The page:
In response to a recent News-Dispatch article about the city budget shortfalls, I felt the need to write this to inform the public and be a voice of reason from the City Council.

There’s been inflammatory rhetoric stating, in my opinion, the city is in financial ruin. I agree we can always look for ways to be more efficient with city finances, but I feel this can be fixed with a few changes to some procedures. No, this is not a great situation, but these issues can and will be be fixed moving forward.

Regarding the $3.6 million shortfall reported by the News-Dispatch, there are explanations I feel the public needs to be aware of. There was no stealing, fraud or any embezzlement. It was simply overestimating the expected revenues which produced cash shortfalls. Departments did not overspend expenditures set forth by the City Council- and mayor-approved budgets.

The first $1.6 million transfer in December from the Riverboat and CEDIT (County Economic Development Income Tax) funds into the general fund was needed because of the overestimating of tax dollars coming into the city, and not departments spending over what was actually budgeted for the 2019 year.

The other $1,798,000 transferred from the Riverboat and CEDIT funds in January 2020 are broken down as follows.

Fund 2002 Aviation Operating – $55,000: Due to lower than normal revenues generated from fuel sales, the aviation operation budget suffered a cash shortfall. It was not due to over-spending. In fact, this budget was so tight regarding budgeting expenses, there was no money elsewhere to be transferred to cover the shortage in fuel sales. Thus, the city needed to make a transfer to keep this fund from finishing 2019 in the red.

Fund 4002 Cumulative Capital Development – $143,000: During 2019, there was a purchase of a pumper truck in the amount of $800,000. This purchase expended a huge amount of funds at one time. After this large purchase, there was poor forecasting on the anticipated revenues to cover the expenditures.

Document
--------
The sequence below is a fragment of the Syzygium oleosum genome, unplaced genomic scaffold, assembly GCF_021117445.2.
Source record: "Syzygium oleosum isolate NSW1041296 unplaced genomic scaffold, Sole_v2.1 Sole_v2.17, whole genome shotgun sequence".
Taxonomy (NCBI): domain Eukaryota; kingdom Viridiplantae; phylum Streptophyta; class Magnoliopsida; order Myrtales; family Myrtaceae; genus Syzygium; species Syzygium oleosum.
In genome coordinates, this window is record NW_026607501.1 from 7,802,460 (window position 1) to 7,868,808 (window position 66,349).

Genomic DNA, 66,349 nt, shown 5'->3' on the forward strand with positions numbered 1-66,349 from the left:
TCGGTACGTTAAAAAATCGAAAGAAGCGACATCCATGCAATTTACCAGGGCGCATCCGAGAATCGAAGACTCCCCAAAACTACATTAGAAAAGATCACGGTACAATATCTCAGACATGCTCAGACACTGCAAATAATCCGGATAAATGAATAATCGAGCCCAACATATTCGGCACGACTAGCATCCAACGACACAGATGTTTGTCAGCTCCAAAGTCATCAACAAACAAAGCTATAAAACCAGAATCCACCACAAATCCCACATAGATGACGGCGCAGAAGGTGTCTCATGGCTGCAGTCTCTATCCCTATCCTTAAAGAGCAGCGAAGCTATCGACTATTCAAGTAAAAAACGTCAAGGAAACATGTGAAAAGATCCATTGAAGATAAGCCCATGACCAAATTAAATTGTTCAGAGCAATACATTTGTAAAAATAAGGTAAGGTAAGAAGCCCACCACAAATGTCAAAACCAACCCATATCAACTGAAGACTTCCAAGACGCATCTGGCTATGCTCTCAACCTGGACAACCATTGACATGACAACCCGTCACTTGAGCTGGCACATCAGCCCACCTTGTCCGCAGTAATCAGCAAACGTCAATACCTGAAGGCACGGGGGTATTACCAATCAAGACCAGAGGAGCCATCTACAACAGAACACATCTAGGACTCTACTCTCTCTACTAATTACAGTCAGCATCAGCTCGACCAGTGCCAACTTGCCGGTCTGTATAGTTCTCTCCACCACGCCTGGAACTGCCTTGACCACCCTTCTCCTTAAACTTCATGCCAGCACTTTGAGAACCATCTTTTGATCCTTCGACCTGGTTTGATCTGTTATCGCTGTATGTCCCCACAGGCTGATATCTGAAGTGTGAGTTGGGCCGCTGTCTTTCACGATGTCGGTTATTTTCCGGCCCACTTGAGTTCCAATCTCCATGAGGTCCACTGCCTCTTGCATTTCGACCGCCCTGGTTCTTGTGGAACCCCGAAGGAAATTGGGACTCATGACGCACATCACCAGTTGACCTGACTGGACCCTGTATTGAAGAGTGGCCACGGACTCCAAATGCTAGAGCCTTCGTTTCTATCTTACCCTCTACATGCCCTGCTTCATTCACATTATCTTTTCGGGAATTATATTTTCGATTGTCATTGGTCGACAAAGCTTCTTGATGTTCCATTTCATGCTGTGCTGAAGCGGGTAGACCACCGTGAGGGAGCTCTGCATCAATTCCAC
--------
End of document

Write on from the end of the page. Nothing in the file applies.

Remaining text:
Fund 5004 MC Employee Medical Trust Fund – $600,000: This fund was budgeted too closely to past actual expenditures. When the expenditures increase at any point in any year, the reserves in the fund are expended. This account started 2019 in the red due to rises in spending due to the city covering more catastrophic illnesses than usual. Now, with the current transfer, this will make the account solvent, and provide a cushion to absorb any unforeseen expenditures.

Fund 7002 Police Pension – $600,000; and Fund 7003 Fire Pension – $400,000: In 2008, the state passed a law where these accounts no longer received property taxes, and there were other miscellaneous expenses that were no longer reimbursed by the state. The city did not make the adjustments in 2008 to account for this lack of revenue, and over time the reserves in these funds were eaten away. Eventually these accounts ended up in the red. These transfers, along with taking into account the changes in state funding, will make these accounts solvent again and provide some reserves going forward.

Finally, I am giving this report to tell the public this is not an ideal situation, but it is not the doom and gloom that has been allowed to get out into the public. As I stated before, there was no stealing, fraud or embezzlement. There was not overspending of the council- and mayor-approved budgets, but rather an overestimation of revenues coming into the city coffers.

The city is already making the proper adjustments, and I want everyone in the public to know this is a very fixable situation, and this city will continue to move forward in the future.

Bryant Dabney, MBA, is the 1st Ward representative to the Michigan City Common Council.

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